6 Discussion and Conclusion

In this paper we present a Rotation-equivariance-supervised Inertial Odometry (RIO) in order to improve performance and robustness of inertial odometry. The rotation-equivariance can be formulated as a self-supervised auxiliary task and can be applied both in training phase and inference stage. Extensive experiments results demonstrate that the rotation-equivariance task helps with advancing model performance under joint-training setting and will further improve model with Test-Time Training (TTT) strategy. Not only rotation-equivariance, there may be more equivariance (e.g., time reversal, mask auto-encoder of time series) that can be formulated as self-supervised task for inertial odometry. We hope our observation will enlighten future work in the aspect of self-supervise learning of inertial odometry.

Further, we propose to employ deep ensemble to estimate the uncertainty of RIO. With uncertainty estimation, we develop adaptive TTT for evolving RIO at inference time. It thus can largely improve the generalizability of RIO. Adaptive TTT using the auxiliary task makes a model trained with less than one-third of the data outperforms the state-of-the-art deep inertial odometry model, especially under scenarios that the model does not see during the training phase. Adaptive online model update with uncertainty estimation is a practical way to improve deep model performance in real life applications. Uncertainty estimation based on deep ensemble gives reliable judgment on the output of deep models. Adaptive TTT can be implemented in different ways, either conservative or aggressive, for updating the model depending on the application scenarios.

References

Supplementary Materials

Models performance v.s. size of training data We trained models in joint-training setting with different size of training datasets. Denote the neural network which is provided and published by RONIN as 100% B-ResNet since it is trained with the whole RONIN database. We trained models with 50%, 30% and 10% data of the whole database in two ways as mentioned before. And evaluate their performance under different settings. Fig. 6 shows the comparison of different models. While B-ResNet and J-ResNet performances drop a lot as the training database becomes smaller, J-ResNet-TTT with 30% training database is still comparable to 100% B-ResNet. However, J-ResNet-TTT performance also drops a lot when using 10% training databases.

Influence of updating iterations At test-time, model can be update multiple times with one batch of data. Fig. 7 shows results of one model with different updating iterations from 1 to 15. There are obvious improvements when increase iterations from 1 to 5. However, more than 5 updates do not show obvious advantages and the model performance even degrade a little when updating 15 times one batch. More iterations cause more time and computing resource consumption. Therefore, we recommend no more than 5 updates one batch during TTT.

At test-time, model can be update multiple times with one batch of data. Fig. 7 shows results of one model with different updating iterations from 1 to 15. There are obvious improvements when increase iterations from 1 to 5. However, more than 5 updates do not show obvious advantages and the model performance even degrade a little when updating 15 times one batch. More iterations cause more time and computing resource consumption. Therefore, we recommend no more than 5 updates one batch during TTT.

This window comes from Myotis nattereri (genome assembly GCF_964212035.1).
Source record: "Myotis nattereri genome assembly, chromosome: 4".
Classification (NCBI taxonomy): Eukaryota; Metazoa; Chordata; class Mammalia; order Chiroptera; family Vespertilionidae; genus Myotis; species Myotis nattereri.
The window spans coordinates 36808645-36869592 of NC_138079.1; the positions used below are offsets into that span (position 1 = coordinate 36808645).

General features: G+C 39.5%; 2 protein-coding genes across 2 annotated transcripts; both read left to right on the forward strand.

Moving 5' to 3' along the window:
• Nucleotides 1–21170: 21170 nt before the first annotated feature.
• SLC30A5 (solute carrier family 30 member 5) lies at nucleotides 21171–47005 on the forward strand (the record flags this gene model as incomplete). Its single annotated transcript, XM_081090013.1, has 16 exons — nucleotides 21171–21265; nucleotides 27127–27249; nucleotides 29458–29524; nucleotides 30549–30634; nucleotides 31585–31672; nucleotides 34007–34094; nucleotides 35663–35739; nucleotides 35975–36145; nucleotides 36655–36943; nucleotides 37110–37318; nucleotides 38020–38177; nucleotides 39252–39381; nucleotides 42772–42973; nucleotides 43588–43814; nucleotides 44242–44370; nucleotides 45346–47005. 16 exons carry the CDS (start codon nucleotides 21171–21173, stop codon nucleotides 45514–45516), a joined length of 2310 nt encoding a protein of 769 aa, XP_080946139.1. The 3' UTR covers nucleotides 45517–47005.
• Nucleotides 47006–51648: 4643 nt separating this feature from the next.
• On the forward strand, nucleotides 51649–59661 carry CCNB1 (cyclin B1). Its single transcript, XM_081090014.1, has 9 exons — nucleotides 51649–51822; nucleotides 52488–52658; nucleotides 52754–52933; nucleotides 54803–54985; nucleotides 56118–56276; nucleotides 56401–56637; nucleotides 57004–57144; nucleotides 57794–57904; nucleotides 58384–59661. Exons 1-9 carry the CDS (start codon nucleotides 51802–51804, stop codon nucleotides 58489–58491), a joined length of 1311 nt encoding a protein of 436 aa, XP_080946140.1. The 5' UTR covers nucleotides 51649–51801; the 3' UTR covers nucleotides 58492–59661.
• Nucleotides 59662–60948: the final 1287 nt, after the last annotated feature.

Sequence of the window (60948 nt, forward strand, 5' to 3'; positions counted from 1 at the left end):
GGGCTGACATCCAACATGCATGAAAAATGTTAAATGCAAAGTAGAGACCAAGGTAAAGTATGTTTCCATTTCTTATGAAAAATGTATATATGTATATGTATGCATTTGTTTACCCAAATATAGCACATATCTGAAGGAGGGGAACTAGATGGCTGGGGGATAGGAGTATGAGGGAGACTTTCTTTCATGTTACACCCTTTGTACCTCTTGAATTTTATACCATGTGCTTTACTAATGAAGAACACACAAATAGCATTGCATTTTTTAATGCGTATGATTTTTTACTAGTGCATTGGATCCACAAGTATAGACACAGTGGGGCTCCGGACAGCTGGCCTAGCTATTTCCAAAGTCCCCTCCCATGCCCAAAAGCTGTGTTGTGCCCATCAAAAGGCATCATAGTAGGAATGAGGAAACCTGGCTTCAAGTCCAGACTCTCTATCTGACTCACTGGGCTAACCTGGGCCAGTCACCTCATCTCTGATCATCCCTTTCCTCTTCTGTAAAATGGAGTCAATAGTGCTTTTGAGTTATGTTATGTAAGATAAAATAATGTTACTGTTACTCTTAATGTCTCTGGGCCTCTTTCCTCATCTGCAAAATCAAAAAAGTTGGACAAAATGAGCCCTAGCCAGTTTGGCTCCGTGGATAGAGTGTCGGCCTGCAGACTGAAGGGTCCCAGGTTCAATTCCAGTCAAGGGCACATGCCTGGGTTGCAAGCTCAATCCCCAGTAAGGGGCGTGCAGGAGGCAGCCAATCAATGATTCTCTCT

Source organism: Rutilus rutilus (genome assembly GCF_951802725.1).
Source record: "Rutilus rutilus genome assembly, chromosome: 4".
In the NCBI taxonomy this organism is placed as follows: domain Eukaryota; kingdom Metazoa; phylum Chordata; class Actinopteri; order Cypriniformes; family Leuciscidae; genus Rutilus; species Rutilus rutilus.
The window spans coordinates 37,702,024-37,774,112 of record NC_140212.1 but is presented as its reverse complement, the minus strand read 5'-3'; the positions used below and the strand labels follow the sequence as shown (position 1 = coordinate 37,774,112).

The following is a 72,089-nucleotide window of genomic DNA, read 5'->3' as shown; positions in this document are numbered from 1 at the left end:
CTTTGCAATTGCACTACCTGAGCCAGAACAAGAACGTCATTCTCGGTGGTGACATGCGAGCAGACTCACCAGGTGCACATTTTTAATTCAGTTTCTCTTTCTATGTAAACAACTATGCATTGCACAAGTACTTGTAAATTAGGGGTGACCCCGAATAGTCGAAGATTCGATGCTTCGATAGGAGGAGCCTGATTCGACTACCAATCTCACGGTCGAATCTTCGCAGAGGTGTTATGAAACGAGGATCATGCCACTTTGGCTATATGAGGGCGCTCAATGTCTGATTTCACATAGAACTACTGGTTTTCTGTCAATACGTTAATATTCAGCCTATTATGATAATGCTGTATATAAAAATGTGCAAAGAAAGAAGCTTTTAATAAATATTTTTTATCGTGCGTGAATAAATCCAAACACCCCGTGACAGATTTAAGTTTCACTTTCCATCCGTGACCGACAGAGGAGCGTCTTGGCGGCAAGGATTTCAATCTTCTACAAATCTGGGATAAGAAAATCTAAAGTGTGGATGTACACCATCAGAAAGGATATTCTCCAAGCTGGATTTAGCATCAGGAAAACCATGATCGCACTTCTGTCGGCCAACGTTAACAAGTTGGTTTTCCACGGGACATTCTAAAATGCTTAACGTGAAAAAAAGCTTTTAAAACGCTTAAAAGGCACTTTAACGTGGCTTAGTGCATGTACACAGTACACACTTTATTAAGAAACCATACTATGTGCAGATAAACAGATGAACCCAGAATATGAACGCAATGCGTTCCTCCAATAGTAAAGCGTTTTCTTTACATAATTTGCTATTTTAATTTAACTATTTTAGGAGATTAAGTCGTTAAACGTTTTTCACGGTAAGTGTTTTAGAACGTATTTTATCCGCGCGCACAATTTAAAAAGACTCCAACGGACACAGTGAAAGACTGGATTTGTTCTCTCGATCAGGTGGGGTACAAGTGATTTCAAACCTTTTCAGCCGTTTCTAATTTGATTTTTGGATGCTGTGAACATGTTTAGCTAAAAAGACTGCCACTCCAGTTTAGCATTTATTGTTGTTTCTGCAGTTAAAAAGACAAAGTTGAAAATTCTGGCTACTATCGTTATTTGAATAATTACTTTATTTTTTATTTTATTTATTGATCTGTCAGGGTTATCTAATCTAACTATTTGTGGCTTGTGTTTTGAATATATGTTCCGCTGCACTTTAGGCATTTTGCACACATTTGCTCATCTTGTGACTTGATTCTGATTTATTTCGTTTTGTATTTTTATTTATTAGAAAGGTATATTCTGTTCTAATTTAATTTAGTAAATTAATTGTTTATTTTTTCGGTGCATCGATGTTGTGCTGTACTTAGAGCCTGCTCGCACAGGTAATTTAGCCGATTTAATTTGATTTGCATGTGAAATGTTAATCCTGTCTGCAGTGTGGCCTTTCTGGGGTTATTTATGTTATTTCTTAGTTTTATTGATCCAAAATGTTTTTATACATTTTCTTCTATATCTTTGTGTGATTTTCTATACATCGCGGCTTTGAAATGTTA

Influence of updating iterations At test-time, model can be update multiple times with one batch of data. Fig. 7 shows results of one model with different updating iterations from 1 to 15. There are obvious improvements when increase iterations from 1 to 5. However, more than 5 updates do not show obvious advantages and the model performance even degrade a little when updating 15 times one batch. More iterations cause more time and computing resource consumption. Therefore, we recommend no more than 5 updates one batch during TTT.

At test-time, model can be update multiple times with one batch of data. Fig. 7 shows results of one model with different updating iterations from 1 to 15. There are obvious improvements when increase iterations from 1 to 5. However, more than 5 updates do not show obvious advantages and the model performance even degrade a little when updating 15 times one batch. More iterations cause more time and computing resource consumption. Therefore, we recommend no more than 5 updates one batch during TTT.

Figure 8: Impact of the number of TTT iterations on ATE and RTE
Figure 9: Impact of the number of TTT iterations on ATE and RTE
Figure 10: Impact of the number of TTT iterations on ATE and RTE
Figure 11: Impact of the number of TTT iterations on ATE and RTE
Figure 12: Impact of the number of TTT iterations on ATE and RTE
Figure 13: Impact of the number of TTT iterations on ATE and RTE
(a) RIDI trajectory1
(b) RIDI trajectory2
(c) RIDI trajectory3
(d) RoNIN trajectory1
(e) RoNIN trajectory2
(f) RoNIN trajectory3
(g) OXIOD trajectory1
(h) OXIOD trajectory2
(i) OXIOD trajectory3
Figure 14:

Selected visualizations. We select 3 examples from each open sourced dataset and visualize trajectories of ground-truth, J-ResNet and J-ResNet-TTT, along with velocity losses comparison of J-ResNet and J-ResNet-TTT.